Table of Contents Author Guidelines Submit a Manuscript
Gastroenterology Research and Practice
Volume 2014, Article ID 803185, 6 pages
Review Article

Gut Microbiota in HIV Infection: Implication for Disease Progression and Management

1Hedmark University College, 2306 Hamar, Norway
2Department of Chemistry, Biotechnology and Food Sciences, Norwegian University of Life Sciences, P.O. Box 5003, 1432 Aas, Norway

Received 29 March 2014; Revised 28 May 2014; Accepted 29 May 2014; Published 12 June 2014

Academic Editor: Serena Schippa

Copyright © 2014 Felix Chinweije Nwosu et al. This is an open access article distributed under the Creative Commons Attribution License, which permits unrestricted use, distribution, and reproduction in any medium, provided the original work is properly cited.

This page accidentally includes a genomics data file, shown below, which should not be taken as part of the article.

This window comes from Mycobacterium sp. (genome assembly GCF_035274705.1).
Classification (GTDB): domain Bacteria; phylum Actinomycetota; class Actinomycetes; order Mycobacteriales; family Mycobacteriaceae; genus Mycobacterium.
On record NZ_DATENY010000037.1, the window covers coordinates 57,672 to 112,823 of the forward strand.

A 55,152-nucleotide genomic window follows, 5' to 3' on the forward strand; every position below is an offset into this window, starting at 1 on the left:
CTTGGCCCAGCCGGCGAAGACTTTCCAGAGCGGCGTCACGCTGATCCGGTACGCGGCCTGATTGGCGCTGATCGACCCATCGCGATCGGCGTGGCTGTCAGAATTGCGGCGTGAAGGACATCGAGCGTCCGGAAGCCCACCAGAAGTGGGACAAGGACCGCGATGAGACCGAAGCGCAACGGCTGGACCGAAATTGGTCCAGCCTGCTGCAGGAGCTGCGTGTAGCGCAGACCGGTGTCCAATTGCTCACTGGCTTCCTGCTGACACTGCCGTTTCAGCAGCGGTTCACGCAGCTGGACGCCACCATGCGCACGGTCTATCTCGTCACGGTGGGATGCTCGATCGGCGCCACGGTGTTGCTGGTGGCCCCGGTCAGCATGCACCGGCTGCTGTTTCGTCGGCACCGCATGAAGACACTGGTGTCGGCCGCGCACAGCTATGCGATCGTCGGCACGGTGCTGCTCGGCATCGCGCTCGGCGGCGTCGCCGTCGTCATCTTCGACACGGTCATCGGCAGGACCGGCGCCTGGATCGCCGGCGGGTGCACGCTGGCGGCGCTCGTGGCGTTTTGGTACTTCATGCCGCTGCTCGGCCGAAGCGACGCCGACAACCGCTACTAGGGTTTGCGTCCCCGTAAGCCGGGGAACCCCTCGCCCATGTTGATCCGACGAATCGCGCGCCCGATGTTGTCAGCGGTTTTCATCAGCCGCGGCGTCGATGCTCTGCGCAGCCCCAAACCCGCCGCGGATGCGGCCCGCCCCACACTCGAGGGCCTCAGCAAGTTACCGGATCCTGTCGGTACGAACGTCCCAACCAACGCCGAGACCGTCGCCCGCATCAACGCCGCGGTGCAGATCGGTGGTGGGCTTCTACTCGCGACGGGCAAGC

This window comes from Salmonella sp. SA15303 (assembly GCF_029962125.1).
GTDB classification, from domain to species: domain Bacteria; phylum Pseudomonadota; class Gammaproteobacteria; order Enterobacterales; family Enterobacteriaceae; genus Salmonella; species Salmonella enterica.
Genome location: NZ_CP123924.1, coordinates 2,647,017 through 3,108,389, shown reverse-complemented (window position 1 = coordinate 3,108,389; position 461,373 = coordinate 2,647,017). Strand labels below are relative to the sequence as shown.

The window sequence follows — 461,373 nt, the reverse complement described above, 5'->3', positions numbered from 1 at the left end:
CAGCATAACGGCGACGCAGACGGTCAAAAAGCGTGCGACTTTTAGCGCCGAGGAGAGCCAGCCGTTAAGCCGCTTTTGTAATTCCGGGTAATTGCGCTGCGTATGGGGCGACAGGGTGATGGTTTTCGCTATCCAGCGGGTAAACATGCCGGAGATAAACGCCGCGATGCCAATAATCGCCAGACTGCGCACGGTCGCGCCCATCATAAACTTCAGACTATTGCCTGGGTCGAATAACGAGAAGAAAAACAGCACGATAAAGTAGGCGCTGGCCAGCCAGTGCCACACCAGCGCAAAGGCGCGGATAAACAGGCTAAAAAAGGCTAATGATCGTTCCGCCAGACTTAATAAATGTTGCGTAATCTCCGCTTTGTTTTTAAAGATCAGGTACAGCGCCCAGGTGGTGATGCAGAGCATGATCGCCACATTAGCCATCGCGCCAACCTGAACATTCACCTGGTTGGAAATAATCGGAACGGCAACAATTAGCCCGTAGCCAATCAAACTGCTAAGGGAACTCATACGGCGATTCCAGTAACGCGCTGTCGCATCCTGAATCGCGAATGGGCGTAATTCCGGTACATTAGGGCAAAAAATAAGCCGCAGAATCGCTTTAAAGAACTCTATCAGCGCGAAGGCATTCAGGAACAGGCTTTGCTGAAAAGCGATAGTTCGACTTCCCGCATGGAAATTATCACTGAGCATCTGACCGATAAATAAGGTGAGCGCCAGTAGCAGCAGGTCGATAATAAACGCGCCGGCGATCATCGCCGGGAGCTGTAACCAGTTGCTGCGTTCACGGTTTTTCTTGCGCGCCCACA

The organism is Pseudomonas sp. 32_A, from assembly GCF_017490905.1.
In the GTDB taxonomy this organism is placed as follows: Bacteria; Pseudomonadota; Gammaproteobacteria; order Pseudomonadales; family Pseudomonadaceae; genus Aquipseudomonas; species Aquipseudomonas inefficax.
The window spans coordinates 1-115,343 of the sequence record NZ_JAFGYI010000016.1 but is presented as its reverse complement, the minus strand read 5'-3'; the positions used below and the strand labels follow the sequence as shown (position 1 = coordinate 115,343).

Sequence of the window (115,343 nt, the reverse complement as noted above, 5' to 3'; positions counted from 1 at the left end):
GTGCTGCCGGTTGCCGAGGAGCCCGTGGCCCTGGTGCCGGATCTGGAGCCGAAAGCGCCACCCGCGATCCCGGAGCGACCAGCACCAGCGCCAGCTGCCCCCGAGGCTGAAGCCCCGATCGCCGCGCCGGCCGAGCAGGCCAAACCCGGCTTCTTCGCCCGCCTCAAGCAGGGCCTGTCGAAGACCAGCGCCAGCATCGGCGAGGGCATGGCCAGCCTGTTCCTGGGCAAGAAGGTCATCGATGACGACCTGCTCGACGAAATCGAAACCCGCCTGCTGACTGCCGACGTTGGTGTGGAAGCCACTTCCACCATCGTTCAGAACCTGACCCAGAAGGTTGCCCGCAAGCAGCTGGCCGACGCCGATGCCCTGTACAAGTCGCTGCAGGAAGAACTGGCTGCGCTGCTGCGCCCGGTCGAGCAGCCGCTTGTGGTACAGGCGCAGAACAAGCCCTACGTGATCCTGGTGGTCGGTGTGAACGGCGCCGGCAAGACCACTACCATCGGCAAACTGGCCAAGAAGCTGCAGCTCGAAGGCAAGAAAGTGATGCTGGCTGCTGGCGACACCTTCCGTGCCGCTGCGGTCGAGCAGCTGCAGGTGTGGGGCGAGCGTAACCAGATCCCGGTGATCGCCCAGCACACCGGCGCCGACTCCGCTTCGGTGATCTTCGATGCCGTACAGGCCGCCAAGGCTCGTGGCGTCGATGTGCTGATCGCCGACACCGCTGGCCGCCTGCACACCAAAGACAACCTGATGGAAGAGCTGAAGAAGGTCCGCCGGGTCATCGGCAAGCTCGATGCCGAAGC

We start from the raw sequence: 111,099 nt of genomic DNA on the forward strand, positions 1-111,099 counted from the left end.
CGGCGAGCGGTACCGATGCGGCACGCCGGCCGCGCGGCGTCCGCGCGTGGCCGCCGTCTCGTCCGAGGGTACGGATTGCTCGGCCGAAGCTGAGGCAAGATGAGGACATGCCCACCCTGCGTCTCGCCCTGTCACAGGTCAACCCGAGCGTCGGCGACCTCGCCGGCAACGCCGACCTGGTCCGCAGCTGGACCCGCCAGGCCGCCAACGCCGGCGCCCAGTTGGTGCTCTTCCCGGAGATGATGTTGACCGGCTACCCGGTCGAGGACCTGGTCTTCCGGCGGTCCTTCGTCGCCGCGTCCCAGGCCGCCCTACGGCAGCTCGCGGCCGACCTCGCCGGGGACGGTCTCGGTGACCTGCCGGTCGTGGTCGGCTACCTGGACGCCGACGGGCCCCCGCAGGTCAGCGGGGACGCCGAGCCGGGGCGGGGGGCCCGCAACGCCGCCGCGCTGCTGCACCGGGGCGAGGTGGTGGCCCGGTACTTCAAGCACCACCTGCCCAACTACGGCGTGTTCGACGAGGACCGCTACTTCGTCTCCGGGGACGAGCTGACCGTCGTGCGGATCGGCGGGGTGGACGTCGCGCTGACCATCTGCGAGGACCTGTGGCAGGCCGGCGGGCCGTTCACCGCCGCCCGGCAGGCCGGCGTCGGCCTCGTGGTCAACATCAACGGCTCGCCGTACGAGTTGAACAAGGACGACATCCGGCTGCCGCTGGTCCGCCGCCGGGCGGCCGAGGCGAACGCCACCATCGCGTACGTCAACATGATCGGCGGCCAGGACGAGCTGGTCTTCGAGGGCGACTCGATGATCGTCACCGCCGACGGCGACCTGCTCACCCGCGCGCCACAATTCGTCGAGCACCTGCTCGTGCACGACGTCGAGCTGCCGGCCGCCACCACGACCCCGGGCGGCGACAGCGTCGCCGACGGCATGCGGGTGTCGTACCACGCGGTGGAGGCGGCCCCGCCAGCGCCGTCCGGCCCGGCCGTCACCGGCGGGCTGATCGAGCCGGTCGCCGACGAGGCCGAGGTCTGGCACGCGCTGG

Survival rates among HIV patients have significantly improved since the introduction of antiretroviral therapy (ART) in HIV management. However, persistent disease progression and clinical complications in virally suppressed individuals point to additional contributing factors other than HIV replication; microbial translocation is one such factor. The role of underlying commensal microbes and microbial products that traverse the intestinal lumen into systemic circulation in the absence of overt bacteraemia is under current investigation. This review focuses on current knowledge of the complex microbial communities and microbial markers involved in the disruption of mucosal immune T-cells in the promotion of inflammatory processes in HIV infections. Unanswered questions and aims for future studies are addressed. We provide perspective for discussing potential future therapeutic strategies focused on modulating the gut microbiota to abate HIV disease progression.